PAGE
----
Poems that have their moments but don’t make an overall impression.
Pickling Season by Anju Makhija has a handful of successful poems that reveal an individualised voice crafting with perceptible maturity. ‘Eyes Shut I Enter’ meditates in philosophic vein on mortal homelessness and seeks recourse in one’s home within.
Though apparently disparate, it ends up unified and engrossing. ‘Open House’, likewise, is original in its contemplation. Often, though, the poet goes off into a cataloguing spree, with her lines reading more like grocery lists rather than well-crafted poetry.
What saves Anju from being dropped from the reader’s memory is her ability to round a poem off with adept closure. ‘Adivasi’ is vivid with native imagery. Its poetic content picturesquely blends tribal life with nature. (‘Then knee-deep in water, you’ll bend again,/sing and replant siblings’). Note the effective use of the word ‘siblings’. ‘Pickling Season’, about making mango pickles, works by suggestion; taking us at best to the threshold of a ghostly haunt, but no more.
The poems in the segment ‘Cues from a Child’ are on Anju’s daughter growing up. Delicately woven, they are also colourful. They look up with the innocence of a child’s playful eyes seeking answers from the ageing mother, who will enlighten the child with her life experiences. ‘Oh/ little mermaid/shall I tell you a secret/night is a time/when your mother/drowns herself in brandy/to granny I return and lullabys/dripping of partition wounds/a childhood spent collecting/pebbles in the river’s womb.’ (‘Umbilical Connections’).
The segment ‘Final Hours’ contains grief poems on close relations and friends. Recollections of a boyish Dom Moraes (‘ladies on either side’) or of Nissim Ezekiel in the last stages of Alzheimer’s (‘Has he forgotten heaven and hell/now that the mind hovers/somewhere in between?/I ask him/Looking at me he says simply/Shall we go across for idli and tea?’) look interesting . The Nissim poem looks weak, though, when compared with a classic on the theme, ‘Have We Had Easter Yet’ by Alison Pryde.
Rizo Yohannan Raj can write naturally occurring, spontaneously flowing, and sublimely worded sentences. She also has a mind for the beautiful and tranquil things of nature. Assuredly too, there is a thirst to write and a desire to transcend love and its urges through poetry. But when they do get translated into soul-making, there isn’t much lift left in her verse.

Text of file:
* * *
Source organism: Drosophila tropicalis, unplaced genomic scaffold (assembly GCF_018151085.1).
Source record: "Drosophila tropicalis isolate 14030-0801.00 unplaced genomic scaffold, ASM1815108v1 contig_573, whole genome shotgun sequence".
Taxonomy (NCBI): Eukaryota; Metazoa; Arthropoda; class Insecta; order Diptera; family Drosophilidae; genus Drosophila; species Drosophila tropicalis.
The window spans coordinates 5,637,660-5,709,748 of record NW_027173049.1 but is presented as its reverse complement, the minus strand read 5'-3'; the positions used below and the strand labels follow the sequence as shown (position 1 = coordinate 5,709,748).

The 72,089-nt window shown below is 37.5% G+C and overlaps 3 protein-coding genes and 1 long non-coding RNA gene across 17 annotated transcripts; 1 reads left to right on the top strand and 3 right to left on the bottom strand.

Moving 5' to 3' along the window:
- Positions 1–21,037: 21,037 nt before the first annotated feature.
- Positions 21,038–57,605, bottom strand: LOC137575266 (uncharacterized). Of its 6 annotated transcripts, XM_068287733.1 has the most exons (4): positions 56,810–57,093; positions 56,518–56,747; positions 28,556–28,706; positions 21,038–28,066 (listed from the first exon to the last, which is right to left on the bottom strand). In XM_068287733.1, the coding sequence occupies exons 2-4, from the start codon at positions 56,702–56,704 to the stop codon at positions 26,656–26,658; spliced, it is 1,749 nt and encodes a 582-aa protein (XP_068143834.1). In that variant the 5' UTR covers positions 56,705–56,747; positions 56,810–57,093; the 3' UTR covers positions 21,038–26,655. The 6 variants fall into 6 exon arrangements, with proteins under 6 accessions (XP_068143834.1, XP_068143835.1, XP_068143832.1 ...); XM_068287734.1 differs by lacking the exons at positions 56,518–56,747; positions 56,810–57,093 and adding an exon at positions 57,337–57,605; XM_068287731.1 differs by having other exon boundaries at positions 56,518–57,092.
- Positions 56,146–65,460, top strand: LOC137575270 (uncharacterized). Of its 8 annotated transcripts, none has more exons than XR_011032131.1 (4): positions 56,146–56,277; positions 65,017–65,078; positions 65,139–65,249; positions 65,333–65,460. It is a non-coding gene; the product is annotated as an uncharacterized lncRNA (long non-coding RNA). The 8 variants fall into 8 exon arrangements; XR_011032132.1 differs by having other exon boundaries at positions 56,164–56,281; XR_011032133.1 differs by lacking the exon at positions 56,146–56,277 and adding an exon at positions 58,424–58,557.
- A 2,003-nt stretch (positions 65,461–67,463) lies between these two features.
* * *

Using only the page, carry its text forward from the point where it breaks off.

Naked by the Sabarmati and Other Guna Poems tires the reader with a worn-out Wasteland kind of pastiche. It also is not the ‘in’ thing to flank one’s poems with mysterious sounding terms such as ‘Guna’, ‘Tamoparvam’, as though creating difficulty would add to poetic charm or authenticity.
There are pointers to show what Rizio can do in time. ‘Let the tongue melt/on my tongue/illumining me quietly’ (‘Aftermath’), is brilliant. ‘The silhouette of the hills/is a reverie etched along the horizon’ (Journey), though weak, is another good sign. ‘Reverse Turn’ has power, grit, and its share of surprise. ‘Lunatic Fringe’ (‘I turn around in fear when only history touches my body’) fills us with hope.
But Rizio’s poetry must fly out into the woods in search of its true voice. She must avoid monotone to enable a smooth take-off, and prepare to land without crashing into the mundane ‘Let us look into each other’s eyes, before the sun goes down’ (‘Poetry Reading’). Lines like ‘Our nakedness will again connect us/with this river/and with each other’ (‘Naked by the Sabarmati’) need no more than a yawn.
Those at the Akademi’s editorial helm ought to be a bit more careful. ‘Revelations: Satvaparam’ (p. 127) should actually be Satvaparvam. An Akademi imprint cannot afford an error like that.
With not much quality poetry happening in the book, Keki Daruwalla’s role of introducing the poets appears reduced to a copy-and-paste rendering of their bios.
Pickling Season; Anju Makhija and Naked by the Sabarmati and Other Guna Poems; Rizio Yohannan Raj, Sahitya Akademi, Rs.80.